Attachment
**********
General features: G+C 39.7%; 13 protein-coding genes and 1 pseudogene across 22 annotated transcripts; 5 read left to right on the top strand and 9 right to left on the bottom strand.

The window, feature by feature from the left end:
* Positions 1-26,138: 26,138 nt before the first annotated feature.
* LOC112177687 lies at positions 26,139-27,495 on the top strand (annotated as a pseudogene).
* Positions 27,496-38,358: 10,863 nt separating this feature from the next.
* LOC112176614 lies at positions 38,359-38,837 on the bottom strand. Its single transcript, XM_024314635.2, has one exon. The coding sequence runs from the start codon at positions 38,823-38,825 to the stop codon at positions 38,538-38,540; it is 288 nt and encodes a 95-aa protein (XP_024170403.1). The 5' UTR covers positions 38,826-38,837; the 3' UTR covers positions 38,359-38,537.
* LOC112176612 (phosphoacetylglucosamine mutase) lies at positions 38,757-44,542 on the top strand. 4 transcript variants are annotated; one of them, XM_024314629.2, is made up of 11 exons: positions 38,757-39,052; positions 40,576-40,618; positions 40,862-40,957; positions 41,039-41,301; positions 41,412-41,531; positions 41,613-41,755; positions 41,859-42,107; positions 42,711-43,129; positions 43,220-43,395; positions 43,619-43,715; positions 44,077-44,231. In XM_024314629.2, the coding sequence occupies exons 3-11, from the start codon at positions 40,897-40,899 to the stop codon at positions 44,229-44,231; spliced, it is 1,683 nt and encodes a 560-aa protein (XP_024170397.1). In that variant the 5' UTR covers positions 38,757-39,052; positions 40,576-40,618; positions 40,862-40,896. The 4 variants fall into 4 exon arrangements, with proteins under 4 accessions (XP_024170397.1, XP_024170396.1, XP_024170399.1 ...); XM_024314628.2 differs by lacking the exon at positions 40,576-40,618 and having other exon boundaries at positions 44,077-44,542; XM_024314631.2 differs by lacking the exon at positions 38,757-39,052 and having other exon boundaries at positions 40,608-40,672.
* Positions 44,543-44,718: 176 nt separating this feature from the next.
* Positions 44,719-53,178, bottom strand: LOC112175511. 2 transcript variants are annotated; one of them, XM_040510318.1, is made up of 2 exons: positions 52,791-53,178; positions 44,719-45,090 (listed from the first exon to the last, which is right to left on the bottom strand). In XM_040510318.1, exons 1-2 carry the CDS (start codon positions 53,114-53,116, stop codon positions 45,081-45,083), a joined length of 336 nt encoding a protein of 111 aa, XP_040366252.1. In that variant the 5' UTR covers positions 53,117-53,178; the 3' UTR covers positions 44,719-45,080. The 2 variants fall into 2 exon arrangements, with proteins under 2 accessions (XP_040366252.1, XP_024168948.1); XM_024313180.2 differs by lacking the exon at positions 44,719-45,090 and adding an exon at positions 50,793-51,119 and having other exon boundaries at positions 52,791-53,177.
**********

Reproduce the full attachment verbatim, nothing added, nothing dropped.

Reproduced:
General features: G+C 39.7%; 13 protein-coding genes and 1 pseudogene across 22 annotated transcripts; 5 read left to right on the top strand and 9 right to left on the bottom strand.

The window, feature by feature from the left end:
* Positions 1-26,138: 26,138 nt before the first annotated feature.
* LOC112177687 lies at positions 26,139-27,495 on the top strand (annotated as a pseudogene).
* Positions 27,496-38,358: 10,863 nt separating this feature from the next.
* LOC112176614 lies at positions 38,359-38,837 on the bottom strand. Its single transcript, XM_024314635.2, has one exon. The coding sequence runs from the start codon at positions 38,823-38,825 to the stop codon at positions 38,538-38,540; it is 288 nt and encodes a 95-aa protein (XP_024170403.1). The 5' UTR covers positions 38,826-38,837; the 3' UTR covers positions 38,359-38,537.
* LOC112176612 (phosphoacetylglucosamine mutase) lies at positions 38,757-44,542 on the top strand. 4 transcript variants are annotated; one of them, XM_024314629.2, is made up of 11 exons: positions 38,757-39,052; positions 40,576-40,618; positions 40,862-40,957; positions 41,039-41,301; positions 41,412-41,531; positions 41,613-41,755; positions 41,859-42,107; positions 42,711-43,129; positions 43,220-43,395; positions 43,619-43,715; positions 44,077-44,231. In XM_024314629.2, the coding sequence occupies exons 3-11, from the start codon at positions 40,897-40,899 to the stop codon at positions 44,229-44,231; spliced, it is 1,683 nt and encodes a 560-aa protein (XP_024170397.1). In that variant the 5' UTR covers positions 38,757-39,052; positions 40,576-40,618; positions 40,862-40,896. The 4 variants fall into 4 exon arrangements, with proteins under 4 accessions (XP_024170397.1, XP_024170396.1, XP_024170399.1 ...); XM_024314628.2 differs by lacking the exon at positions 40,576-40,618 and having other exon boundaries at positions 44,077-44,542; XM_024314631.2 differs by lacking the exon at positions 38,757-39,052 and having other exon boundaries at positions 40,608-40,672.
* Positions 44,543-44,718: 176 nt separating this feature from the next.
* Positions 44,719-53,178, bottom strand: LOC112175511. 2 transcript variants are annotated; one of them, XM_040510318.1, is made up of 2 exons: positions 52,791-53,178; positions 44,719-45,090 (listed from the first exon to the last, which is right to left on the bottom strand). In XM_040510318.1, exons 1-2 carry the CDS (start codon positions 53,114-53,116, stop codon positions 45,081-45,083), a joined length of 336 nt encoding a protein of 111 aa, XP_040366252.1. In that variant the 5' UTR covers positions 53,117-53,178; the 3' UTR covers positions 44,719-45,080. The 2 variants fall into 2 exon arrangements, with proteins under 2 accessions (XP_040366252.1, XP_024168948.1); XM_024313180.2 differs by lacking the exon at positions 44,719-45,090 and adding an exon at positions 50,793-51,119 and having other exon boundaries at positions 52,791-53,177.